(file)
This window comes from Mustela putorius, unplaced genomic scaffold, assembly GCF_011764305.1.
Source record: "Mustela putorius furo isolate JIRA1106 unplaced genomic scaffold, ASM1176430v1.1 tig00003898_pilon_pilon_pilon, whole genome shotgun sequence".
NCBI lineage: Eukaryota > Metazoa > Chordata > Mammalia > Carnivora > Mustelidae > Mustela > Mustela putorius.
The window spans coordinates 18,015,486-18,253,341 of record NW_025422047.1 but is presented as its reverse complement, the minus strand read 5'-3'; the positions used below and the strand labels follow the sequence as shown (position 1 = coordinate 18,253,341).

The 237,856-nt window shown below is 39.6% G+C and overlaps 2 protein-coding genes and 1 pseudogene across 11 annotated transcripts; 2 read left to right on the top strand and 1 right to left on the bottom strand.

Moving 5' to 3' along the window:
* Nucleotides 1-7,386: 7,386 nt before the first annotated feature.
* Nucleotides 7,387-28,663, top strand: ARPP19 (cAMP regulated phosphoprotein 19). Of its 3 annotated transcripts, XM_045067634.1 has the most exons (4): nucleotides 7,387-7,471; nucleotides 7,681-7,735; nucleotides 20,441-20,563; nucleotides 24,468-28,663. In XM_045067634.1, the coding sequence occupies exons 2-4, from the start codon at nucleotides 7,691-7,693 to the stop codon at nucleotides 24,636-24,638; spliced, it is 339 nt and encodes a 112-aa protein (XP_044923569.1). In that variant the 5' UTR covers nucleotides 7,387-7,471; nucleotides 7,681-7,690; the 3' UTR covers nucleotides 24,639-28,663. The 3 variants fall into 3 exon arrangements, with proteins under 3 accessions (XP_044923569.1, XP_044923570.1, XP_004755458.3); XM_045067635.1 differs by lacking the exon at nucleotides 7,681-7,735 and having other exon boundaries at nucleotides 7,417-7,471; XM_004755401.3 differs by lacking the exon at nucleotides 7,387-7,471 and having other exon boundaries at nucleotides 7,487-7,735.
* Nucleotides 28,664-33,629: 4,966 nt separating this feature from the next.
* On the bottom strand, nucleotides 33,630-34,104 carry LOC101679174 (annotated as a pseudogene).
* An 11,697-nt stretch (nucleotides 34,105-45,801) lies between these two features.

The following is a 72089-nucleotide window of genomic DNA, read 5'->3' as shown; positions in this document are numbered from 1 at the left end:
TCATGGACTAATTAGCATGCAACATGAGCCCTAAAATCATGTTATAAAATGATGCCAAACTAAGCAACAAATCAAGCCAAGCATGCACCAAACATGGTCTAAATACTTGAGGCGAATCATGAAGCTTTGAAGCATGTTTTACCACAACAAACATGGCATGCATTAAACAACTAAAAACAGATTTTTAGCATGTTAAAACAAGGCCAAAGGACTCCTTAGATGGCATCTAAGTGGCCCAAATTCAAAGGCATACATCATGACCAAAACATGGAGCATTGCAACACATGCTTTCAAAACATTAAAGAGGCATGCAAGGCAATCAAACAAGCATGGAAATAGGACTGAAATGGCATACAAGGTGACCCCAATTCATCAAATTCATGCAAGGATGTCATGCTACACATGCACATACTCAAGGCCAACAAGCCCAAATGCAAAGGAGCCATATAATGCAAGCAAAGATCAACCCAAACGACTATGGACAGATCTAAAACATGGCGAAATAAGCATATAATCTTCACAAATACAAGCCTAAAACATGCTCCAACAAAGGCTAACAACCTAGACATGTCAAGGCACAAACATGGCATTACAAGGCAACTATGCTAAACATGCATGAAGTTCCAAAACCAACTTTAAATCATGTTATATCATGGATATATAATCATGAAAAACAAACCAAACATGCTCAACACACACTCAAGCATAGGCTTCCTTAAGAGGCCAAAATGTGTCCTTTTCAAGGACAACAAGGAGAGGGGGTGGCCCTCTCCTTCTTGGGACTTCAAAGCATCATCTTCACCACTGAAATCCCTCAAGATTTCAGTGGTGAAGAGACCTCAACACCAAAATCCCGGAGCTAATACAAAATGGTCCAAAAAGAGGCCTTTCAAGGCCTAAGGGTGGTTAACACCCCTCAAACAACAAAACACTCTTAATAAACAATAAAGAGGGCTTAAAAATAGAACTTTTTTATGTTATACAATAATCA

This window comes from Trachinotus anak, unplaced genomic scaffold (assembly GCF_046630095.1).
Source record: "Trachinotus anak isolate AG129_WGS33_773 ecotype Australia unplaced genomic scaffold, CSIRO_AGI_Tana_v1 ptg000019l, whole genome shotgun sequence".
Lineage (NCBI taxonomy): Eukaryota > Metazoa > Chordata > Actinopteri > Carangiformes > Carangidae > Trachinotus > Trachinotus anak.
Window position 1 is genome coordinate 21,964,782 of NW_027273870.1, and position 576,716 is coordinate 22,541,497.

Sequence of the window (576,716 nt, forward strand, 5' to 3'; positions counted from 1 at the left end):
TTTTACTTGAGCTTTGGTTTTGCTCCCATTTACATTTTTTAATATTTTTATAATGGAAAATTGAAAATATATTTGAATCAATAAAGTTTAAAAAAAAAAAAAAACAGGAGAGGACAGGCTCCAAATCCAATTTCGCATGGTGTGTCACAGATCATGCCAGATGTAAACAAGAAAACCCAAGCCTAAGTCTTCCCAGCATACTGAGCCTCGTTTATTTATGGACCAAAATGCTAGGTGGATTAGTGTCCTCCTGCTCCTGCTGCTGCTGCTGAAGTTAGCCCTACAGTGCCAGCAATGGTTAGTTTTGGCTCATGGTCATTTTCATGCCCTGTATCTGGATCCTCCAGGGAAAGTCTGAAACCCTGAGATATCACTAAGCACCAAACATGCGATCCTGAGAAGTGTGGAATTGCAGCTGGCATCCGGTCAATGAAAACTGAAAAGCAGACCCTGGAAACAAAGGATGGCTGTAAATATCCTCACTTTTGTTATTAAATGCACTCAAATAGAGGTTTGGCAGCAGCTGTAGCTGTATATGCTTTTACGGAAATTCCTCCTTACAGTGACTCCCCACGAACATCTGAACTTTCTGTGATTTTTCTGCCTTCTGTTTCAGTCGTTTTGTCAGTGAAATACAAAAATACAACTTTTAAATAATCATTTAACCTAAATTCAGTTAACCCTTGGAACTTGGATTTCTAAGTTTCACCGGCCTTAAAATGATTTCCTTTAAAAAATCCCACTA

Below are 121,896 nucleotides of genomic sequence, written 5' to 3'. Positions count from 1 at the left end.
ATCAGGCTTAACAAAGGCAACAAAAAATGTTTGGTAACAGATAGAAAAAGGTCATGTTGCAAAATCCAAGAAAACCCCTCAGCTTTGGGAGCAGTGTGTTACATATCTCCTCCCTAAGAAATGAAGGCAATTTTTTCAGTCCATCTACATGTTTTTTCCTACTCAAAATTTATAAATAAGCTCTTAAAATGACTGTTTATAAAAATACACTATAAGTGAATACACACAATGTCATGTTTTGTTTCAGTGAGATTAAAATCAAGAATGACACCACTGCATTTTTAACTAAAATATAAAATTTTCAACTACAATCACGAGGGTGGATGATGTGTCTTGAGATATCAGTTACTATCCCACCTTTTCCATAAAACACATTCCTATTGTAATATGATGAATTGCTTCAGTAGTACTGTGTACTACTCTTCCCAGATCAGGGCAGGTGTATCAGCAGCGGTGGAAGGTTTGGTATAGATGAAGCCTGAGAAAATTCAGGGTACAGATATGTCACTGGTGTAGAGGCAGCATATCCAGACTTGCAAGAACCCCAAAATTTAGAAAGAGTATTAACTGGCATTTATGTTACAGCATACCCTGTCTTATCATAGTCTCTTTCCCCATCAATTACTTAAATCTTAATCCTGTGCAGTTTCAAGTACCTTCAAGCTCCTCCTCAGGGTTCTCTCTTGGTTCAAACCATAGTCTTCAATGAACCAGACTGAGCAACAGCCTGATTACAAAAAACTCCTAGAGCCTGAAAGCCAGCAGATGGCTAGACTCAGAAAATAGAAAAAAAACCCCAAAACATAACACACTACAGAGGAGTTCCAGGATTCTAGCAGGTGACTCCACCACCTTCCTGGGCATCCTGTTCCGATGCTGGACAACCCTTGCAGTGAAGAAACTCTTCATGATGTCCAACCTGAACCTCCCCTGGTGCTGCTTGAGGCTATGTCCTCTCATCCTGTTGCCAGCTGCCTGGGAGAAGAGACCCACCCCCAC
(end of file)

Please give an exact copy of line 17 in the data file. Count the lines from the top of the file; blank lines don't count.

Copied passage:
Window position 1 is genome coordinate 21,964,782 of NW_027273870.1, and position 576,716 is coordinate 22,541,497.